Is this a valid approach for microservices authorization?

I’m considering a microservices approach for when the services commonly need to enforce data access controls as appropriate within each service. Is it a viable approach to:

a) Have all microservices authenticate to the AS and request an access token upon startup / token expiration;
b) Pass their token as JWT head in all service calls to peer microservices;
c) When handling a service call, validate the token signature only (rather than going back to the AS), and then evaluate the claims in the JWT as appropriate within each service.

Is this already a known and accepted pattern? Are there major flaws with it, particularly around ©? I like the idea because it seems simple yet performant and scalable … but then I’m not a security person :).

I’m not a microservice (MS) nor security expert. I was just wondering though aren’t MS lightweight and run “on demand”? Meaning, what would constitute startup for a MS and would you end up going to the AS each time the MS is invoked anyway?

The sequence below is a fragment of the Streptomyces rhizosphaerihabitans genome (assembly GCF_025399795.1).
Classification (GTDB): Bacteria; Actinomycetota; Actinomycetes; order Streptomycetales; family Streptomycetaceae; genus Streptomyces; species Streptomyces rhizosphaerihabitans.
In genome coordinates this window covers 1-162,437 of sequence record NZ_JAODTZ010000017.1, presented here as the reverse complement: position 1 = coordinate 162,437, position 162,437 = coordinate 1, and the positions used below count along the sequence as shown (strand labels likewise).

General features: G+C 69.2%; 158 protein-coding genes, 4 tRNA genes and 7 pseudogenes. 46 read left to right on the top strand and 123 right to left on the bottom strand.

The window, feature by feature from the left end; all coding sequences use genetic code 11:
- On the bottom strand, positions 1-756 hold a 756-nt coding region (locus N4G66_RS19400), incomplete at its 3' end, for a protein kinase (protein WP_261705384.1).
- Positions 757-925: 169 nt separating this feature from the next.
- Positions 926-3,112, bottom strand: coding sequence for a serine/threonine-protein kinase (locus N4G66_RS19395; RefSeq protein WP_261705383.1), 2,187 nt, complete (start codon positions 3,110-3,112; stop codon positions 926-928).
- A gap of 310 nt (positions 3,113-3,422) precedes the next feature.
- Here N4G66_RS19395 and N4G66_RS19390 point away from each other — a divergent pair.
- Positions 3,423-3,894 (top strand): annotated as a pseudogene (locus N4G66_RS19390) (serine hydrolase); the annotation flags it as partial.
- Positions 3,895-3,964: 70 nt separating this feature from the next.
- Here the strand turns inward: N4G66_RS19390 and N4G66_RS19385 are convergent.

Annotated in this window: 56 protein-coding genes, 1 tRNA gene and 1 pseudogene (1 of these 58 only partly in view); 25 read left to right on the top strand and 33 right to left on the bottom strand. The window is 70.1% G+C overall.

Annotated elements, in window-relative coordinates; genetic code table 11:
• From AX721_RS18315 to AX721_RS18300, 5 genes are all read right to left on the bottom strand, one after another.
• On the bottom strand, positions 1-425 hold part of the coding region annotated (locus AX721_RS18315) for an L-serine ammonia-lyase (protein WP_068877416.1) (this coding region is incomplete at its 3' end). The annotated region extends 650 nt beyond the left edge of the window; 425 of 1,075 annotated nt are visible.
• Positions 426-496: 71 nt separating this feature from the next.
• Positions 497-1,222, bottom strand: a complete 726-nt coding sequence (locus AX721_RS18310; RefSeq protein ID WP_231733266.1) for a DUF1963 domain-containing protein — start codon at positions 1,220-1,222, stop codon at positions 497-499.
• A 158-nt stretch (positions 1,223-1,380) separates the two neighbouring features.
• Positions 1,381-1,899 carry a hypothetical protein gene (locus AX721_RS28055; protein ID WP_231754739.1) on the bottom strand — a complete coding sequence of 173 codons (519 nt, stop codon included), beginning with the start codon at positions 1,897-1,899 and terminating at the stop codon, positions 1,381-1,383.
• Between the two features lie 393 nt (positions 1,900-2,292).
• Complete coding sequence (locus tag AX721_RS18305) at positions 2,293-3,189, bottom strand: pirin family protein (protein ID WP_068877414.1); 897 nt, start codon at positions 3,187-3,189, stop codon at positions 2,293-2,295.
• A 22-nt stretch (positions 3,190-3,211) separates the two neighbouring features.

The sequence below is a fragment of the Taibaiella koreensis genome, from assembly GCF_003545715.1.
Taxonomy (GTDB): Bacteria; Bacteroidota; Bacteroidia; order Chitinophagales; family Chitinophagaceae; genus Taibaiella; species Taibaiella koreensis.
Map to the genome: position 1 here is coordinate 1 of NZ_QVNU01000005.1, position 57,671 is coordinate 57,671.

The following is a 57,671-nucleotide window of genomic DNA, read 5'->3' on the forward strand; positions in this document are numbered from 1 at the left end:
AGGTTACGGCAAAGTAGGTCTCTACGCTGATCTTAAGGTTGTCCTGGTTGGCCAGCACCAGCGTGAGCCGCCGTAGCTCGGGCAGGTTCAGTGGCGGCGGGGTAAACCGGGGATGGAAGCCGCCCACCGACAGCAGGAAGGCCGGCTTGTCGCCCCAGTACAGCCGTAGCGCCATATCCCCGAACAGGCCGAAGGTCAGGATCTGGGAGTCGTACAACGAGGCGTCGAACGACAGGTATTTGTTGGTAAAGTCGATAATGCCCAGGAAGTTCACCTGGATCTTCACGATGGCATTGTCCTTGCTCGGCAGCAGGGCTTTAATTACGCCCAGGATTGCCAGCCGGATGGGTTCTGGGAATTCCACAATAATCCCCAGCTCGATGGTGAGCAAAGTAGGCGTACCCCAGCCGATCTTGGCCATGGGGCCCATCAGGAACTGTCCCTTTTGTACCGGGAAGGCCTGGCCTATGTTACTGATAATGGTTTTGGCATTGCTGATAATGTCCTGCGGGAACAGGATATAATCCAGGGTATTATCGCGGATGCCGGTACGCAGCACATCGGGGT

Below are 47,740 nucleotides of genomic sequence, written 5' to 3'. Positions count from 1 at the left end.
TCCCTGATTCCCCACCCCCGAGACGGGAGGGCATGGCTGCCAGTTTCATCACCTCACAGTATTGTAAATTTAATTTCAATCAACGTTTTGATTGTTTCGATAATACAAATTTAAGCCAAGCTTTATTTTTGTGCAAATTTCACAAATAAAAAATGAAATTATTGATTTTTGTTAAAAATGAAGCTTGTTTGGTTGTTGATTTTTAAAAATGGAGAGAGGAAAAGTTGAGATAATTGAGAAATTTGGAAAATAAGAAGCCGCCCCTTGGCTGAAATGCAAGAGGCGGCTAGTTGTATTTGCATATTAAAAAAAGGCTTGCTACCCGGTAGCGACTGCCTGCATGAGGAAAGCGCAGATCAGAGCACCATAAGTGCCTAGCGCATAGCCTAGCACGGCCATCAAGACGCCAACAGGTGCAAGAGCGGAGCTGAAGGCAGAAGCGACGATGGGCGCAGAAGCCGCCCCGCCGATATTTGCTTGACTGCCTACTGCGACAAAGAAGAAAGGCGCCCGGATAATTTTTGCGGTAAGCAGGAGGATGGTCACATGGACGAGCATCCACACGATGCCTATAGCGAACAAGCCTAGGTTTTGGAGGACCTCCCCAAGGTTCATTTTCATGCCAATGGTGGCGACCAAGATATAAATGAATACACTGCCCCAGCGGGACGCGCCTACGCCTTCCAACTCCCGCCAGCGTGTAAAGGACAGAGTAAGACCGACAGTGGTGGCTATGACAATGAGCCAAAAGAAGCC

I don’t think there is something wrong with your idea. It’s a totally valid form of protection of you service APIs.

Thanks, I just wanted to be sure this doesn’t go against important best practices or has any serious security flaws.

Don’t know about other firms but our microservices run 24/7 and are a mix of RESTful APIs “on the outside” combined with async Streaming APIs “on the inside” continually updating each other based on subscription interests. In this kind of environment it would be debilitating to have to continually check every invocation against an Authorization Service, so having services validate claims on their own is very attractive.